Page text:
Em in Asia!

My Experiences Living and Teaching in South Korea

A Whiff of Fall

August31

If you can have a false spring, can you also have a false fall? You know, in February when it suddenly thaws and everyone’s wearing t-shirts and the tulips start to poke out of the ground, and the next day all the tulips are dead, there’s a layer of frost on the ground, and everyone’ s shivering because no one got the “put on your coat” memo. That sort of false spring. We had it every year at UMW, and every year it caught me by surprise. By the time I knew to expect it, I had come to Korea, where we don’t have false springs – we just have very long, uninterrupted winters. I have never heard of a false fall, but that’s the best way I can describe our current weather.

It’s still summer, but the double typhoons (that’s right – instead of a double rainbow I got TWO typhoons, back to back) swept through and seem to have taken most of the summer heat and humidity with them. Looking at my town, we came out of the typhoons okay. There are no broken windows that I can see, though the wind did blow a fair amount of shingles off of the roofs those can be replaced easily, and only one tree fell over. All of the leaves on the ground shaken off the trees prematurely by the storm are starting to decompose, which just adds to the smell and feeling of our false fall.

Yesterday as I walked home, I noted that there were patches of sky uninterrupted by clouds, the first time in a few days, and the sky was so blindingly azure blue that it matched the colors of the roofs of some of the houses around me. Earlier in the day, I had peered out the window of the one of the first grade classrooms and noted that all I could see beyond the field surrounding my school was a gray nothingness, and the comforting familiarity of the mountains surrounding us, encasing our school and town in a valley and protecting it from the elements, had disappeared.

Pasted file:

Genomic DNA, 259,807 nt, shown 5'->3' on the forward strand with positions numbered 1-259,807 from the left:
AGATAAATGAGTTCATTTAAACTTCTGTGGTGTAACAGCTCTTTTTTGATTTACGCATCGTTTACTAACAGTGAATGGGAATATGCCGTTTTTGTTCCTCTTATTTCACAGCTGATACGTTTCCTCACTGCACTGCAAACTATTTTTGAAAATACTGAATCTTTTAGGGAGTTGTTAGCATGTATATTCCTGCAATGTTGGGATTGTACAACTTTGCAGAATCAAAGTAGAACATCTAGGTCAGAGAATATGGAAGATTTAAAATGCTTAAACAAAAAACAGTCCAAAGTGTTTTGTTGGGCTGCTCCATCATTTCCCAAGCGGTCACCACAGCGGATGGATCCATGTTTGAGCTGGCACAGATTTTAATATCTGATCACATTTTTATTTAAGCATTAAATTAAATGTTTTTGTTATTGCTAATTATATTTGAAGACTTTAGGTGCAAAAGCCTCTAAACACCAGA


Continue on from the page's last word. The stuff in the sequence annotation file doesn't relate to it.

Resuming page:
Korean summer has always been alien to me, as being from Virginia, while I’m used to the heat and the oppressive humidity I’m not used to the constant rain, and the winter’s always been too cold and harsh. On the other hand Korean spring and fall,  so similar to the ones I grew up with, just shorter, are pleasantly familiar. Today as I walked to school I wore a sweater, which considering the temperature is just continuing to rise was a ridiculous idea, but I wanted to bask in the snugness of false fall for just a little longer.

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안녕하세요! My name is Emily and when I started this blog I had received a 2010 – 2011 F*lbright grant to teach English in South Korea.  I then decided to apply to renew my grant, so I am now staying in Korea until July 2012. This blog is not an official F*lbright Program blog, and the views expressed are my own and not those of the F*lbright Program, the U.S. Department of State or any of its partner organizations.

I graduated from the University of Mary Washington with a degree in Philosophy Pre-Law and Classical Civilizations, and found myself 3 months later teaching English at SGHS. The town that I taught in, SG, is a small town of 12,000 people, an “읍” (eup) rather than a “시” (shi – city), and though it was sometimes hard teaching in such a small town I really enjoyed the unique experience of being the first foreign teacher SGHS had ever had. I lived in the largest part of the county which is significantly bigger (40,000 people) than the town the school is situated in, but is also considered rural by Korean standards.

During my second grant period (2011-2012) I decided to change schools and I currently teach at CPHS which is located in an even smaller town than previously, in Jeollanamdo.

This blog is meant to serve as a reflection not only of being a Native English Speaking teacher in Korea, but also of living as a foreigner in rural Korea.



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